No one discriminates against me for being white. There are no systems that neglect or exclude me because I am white. I do not have to worry about sounding "too white" at a job interview, or that the doctor will not believe me when I describe my symptoms because he feels like white people complain too much. I do not experience negative consequences - occasional or pervasive - because I am white. I mean, I'd totally get frozen out at the "Women of Color Supporting One Another" workshop, but that's about it. If I start whining about how terribly I am hurt and abused by people of color, I am delusional. Just because I believe that people of color are discriminating against me does not mean that there are provable acts of discrimination.

Seriously, people - let's not take the "4000-year-old-Earth" side when we discuss whether people of color face discrimination that whites don't. Because if we're going to leave it up to "feelings" instead of documentation, we might as well sign up to teach creationism in the schools - it's the same type of approach.
posted by Frowner at 7:07 AM on June 19, 2012 [9 favorites]


For some reason, it's a natural response in white people, on hearing accounts of racism, and men who hear about sexism, and so forth, to make it ALL ABOUT THEM. It's like it's not possible to discuss sexism or racism, without people who are nothing to do with the whole thing feeling defensive and slighted and wanting to discuss their feelings at great length.

In fact it's useful for women to discuss sexism, and I'm pretty sure it's also useful for non white folks to be able to discuss racism, and it doesn't help in any way if they can't do this without you jumping up and down going MENTIONING YOUR EXPERIENCES OF RACISM MAKES ME FEEL UNCOMFORTABLE. CAN WE TALK ABOUT ME NOW PLEASE?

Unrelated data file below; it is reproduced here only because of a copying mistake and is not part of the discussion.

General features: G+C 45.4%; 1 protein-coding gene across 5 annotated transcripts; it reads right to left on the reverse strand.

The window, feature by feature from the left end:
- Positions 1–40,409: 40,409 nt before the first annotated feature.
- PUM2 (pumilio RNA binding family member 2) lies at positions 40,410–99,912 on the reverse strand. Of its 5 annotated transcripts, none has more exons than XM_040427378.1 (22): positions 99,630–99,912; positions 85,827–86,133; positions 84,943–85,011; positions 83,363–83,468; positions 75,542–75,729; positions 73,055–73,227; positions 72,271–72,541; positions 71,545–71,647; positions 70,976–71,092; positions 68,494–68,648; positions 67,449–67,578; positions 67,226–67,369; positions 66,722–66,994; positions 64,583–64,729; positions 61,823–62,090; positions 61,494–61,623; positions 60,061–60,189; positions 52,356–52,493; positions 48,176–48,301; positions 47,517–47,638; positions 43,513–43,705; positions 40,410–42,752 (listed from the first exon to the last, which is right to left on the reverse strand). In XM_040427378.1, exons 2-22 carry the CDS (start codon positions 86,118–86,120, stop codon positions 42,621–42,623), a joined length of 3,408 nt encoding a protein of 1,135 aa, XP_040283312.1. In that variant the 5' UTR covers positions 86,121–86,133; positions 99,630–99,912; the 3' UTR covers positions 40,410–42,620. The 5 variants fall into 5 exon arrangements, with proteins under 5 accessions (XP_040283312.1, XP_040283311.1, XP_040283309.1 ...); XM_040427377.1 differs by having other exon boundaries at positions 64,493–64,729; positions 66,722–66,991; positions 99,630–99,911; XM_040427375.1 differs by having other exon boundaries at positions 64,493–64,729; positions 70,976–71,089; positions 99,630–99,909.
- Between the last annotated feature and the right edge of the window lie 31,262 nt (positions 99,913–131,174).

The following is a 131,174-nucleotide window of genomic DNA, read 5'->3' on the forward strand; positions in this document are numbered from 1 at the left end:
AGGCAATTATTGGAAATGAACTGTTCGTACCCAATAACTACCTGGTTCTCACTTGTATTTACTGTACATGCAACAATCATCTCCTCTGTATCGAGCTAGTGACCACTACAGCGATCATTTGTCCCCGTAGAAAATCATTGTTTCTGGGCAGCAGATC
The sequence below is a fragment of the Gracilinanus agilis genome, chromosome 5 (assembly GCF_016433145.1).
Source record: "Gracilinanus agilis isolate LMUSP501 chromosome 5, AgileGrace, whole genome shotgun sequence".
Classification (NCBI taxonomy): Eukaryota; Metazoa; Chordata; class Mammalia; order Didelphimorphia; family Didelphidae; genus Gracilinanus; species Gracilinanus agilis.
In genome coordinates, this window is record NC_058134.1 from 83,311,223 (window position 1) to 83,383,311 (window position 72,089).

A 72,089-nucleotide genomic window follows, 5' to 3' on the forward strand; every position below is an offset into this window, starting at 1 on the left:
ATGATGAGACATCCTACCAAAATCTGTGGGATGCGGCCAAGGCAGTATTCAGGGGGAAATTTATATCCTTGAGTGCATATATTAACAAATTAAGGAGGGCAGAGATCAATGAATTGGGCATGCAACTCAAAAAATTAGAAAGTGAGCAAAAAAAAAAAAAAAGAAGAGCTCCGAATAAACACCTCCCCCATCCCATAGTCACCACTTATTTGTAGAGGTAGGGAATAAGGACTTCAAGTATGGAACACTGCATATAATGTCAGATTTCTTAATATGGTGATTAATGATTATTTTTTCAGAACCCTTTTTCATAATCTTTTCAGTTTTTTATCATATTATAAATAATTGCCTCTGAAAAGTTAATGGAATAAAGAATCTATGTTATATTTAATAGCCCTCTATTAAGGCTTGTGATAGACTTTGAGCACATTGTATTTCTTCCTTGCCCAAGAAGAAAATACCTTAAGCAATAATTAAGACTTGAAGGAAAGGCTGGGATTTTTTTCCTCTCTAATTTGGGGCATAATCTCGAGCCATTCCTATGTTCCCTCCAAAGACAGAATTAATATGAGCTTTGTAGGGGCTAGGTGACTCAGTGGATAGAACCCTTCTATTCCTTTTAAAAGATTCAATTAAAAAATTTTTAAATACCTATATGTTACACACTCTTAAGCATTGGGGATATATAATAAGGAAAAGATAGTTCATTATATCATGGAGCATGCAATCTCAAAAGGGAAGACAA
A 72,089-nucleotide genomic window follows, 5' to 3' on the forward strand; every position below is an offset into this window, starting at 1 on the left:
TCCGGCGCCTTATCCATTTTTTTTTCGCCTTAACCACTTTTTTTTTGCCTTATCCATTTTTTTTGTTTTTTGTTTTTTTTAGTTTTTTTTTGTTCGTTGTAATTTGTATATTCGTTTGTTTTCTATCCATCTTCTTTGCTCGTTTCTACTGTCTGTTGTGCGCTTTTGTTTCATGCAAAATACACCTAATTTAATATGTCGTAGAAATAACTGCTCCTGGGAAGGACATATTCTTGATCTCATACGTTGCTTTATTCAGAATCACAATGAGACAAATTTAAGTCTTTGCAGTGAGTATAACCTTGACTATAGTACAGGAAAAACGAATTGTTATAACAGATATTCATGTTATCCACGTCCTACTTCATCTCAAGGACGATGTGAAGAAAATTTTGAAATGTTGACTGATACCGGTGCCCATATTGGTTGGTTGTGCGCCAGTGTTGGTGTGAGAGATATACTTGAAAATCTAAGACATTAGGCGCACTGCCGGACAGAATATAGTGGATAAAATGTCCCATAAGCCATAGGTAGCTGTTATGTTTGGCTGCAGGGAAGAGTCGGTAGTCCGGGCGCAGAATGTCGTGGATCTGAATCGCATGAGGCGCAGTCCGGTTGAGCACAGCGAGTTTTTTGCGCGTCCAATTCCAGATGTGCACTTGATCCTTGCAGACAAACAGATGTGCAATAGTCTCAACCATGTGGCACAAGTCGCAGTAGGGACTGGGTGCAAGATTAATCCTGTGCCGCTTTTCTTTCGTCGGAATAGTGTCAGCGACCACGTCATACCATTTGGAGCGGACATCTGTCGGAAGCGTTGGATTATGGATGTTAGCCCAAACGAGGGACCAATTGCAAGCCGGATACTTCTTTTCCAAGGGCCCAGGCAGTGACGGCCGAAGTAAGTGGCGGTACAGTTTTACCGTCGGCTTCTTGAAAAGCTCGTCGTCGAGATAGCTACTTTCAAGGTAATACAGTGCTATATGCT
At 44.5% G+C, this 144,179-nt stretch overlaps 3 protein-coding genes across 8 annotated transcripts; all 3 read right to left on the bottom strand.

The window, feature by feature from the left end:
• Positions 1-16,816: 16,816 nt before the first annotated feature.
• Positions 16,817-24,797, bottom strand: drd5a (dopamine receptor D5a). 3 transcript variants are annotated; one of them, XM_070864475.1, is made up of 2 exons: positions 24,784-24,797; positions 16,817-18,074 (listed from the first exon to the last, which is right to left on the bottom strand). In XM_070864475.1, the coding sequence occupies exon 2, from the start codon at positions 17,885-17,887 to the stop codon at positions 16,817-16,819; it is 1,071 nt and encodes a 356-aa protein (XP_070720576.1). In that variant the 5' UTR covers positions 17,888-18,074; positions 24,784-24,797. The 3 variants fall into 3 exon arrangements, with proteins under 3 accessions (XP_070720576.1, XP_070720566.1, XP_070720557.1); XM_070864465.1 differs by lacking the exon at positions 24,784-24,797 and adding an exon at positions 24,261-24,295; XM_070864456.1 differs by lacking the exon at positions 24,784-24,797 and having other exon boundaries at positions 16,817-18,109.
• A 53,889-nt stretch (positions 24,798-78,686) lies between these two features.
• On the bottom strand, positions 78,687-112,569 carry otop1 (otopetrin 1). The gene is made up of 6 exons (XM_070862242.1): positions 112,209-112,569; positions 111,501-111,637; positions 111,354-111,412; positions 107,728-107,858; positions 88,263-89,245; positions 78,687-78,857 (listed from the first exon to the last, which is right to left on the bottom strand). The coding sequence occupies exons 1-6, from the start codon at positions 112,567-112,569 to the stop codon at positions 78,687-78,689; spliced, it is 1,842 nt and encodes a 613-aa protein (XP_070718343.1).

Useful responses by uninvolved people hearing accounts of racism and sexism include

a) shutting up and listening
b) trying to make the world a less sexist and racist place
c) considering whether it is just possible that occasionally some of your actions are unintentionally racist or sexist, or appear to be so, and maybe you could do something about that.


A- This is good advice in any situation where other people are having a conversation that you aren't a party to. No matter what color/gender someone is.

B- If people are having a conversation in a public space, it is no longer a private conversation. You can't control who overhears it and what their reaction might be. If the group talking wants to avoid the intrusion of outsiders, they have to do it where they won't be intruded upon, or stop talking about that subject when

C- If a conversation is being had that involves talk about groups of people (whites, blacks, men, women) as cohorts, then you can't legitimately expect someone of that cohort to not want to pipe in.
posted by gjc at 7:11 AM on June 19, 2012


[Please answer the question being asked, please don't go down the hypothetical "If X and Y were reversed, MetaFilter would say THIS" path and please don't make this question about you. MeTa is an option.]
posted by jessamyn at 7:14 AM on June 19, 2012 [3 favorites]


Just because someone "feels harassed" does not mean that they are "being harassed". Just because a white person hears a POC say that some other white person was racist toward the POC does not mean that the first white person is being discriminated against.

Exactly. And the only people in the workplace who can make that legal determination are the poster's manager and HR leader, based on company policy and local laws. I am glad we are in agreement.

It is not fair to EquinePorcine to not receive advice from all sides, no matter that it makes other posters feel like The Corporation is talking. Too many people are giving life advice, when the poster is asking for advice on what to do in the workplace. It is perfectly legitimate for EquinePorcine to let it go and not worry about it, however should this be an issue where the poster was made honestly uncomfortable the only recourse that EquinePorcine has is to go through her manager and HR leader. Addressing this face to face with the woman telling the story is a classic recipe for workplace disaster.

Companies feel very strongly about potential workplace discrimination and providing a harassment free work environment. They feel strongly about eliminating workplace discrimination and providing a harassment free work environment because it limits their liability to lawsuits and helps maintain a comfortable office.